You can’t execute trades on a bond market holiday, but you can take steps on the days leading up to the holiday to ensure that you are positioned for whatever happens after. For reasons that aren’t entirely clear, the market does have some historical patterns around certain holidays.
For example, the period between Christmas Day and New Year’s Day has historically been one of the times when investors see the most gains in the market. The same is true of Good Friday. However, the day before and after President’s Day are typically weak days for the market.
If you’re a buy-and-hold investor, a bond market holiday should not affect your strategy. You’re not trading on the news, so even if a significant market-moving event occurs, your strategy of “time in the market” vs. “timing the market” will stay in effect.
However, you should pay attention to when your options expiration date falls. Monthly contracts typically expire on the third Friday of the month. However, if there is a holiday on that Friday, the option expires the day before. Check before the holiday to ensure you aren’t holding a bond you didn’t want to purchase once the markets open for trading.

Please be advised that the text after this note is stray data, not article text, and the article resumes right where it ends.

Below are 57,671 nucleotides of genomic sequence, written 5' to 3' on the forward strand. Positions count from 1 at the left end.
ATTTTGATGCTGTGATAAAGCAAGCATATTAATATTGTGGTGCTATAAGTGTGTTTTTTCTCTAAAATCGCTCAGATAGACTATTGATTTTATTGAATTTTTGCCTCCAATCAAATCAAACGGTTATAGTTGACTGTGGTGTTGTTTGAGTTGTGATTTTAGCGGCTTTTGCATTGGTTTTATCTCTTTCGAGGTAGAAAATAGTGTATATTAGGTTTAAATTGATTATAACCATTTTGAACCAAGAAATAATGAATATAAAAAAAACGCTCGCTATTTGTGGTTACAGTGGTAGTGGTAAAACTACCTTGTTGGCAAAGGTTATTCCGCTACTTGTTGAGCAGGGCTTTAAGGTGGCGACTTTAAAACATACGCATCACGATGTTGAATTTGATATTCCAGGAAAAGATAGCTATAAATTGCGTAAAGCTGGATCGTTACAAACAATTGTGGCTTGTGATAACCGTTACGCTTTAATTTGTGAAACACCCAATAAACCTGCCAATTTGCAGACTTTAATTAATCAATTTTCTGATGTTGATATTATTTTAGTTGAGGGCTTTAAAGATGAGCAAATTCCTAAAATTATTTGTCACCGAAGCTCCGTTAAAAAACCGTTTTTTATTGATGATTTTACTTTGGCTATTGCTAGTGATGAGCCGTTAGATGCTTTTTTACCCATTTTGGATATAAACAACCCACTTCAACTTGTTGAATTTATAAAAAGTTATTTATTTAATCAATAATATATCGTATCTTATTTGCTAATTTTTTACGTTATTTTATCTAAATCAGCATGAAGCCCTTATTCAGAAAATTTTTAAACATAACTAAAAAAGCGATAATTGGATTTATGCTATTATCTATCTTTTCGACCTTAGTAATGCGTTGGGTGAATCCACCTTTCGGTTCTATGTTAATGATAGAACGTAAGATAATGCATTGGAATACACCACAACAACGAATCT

How to Trade Over a Bond Market Holiday
For the purposes of this article, we’re defining a trader as an individual who plans to own a security for a short period of time (several months or just several days).
The same holiday effects apply if you’re a trader as opposed to an investor. Check your option expiration dates. Otherwise, you don’t need to do much since you can’t trade bonds during a bond market holiday.
Can You Still Use Your Account While the Stock Market is Closed?
You cannot actively trade on a bond market holiday. That doesn’t mean you can’t place an order. However, your broker won’t fill your order until the market reopens. Since bond prices move up and down like stock prices, you may not get the price you want.
Plan Accordingly During Bond Market Holidays
Allow yourself some time away from the markets. In the United States, bond market holidays are the same as the major U.S. holidays. Feel free to relax and enjoy time with your friends and family.
Just because you can’t invest on certain holidays doesn’t mean you can’t invest on the days immediately before and after bond market holidays. If you’re a buy-and-hold investor, you should continue to do what you do. If you’re an active trader, you can profit during these days if you understand some of the conditions that present themselves during the holidays. These conditions include less liquidity and lower trading volumes.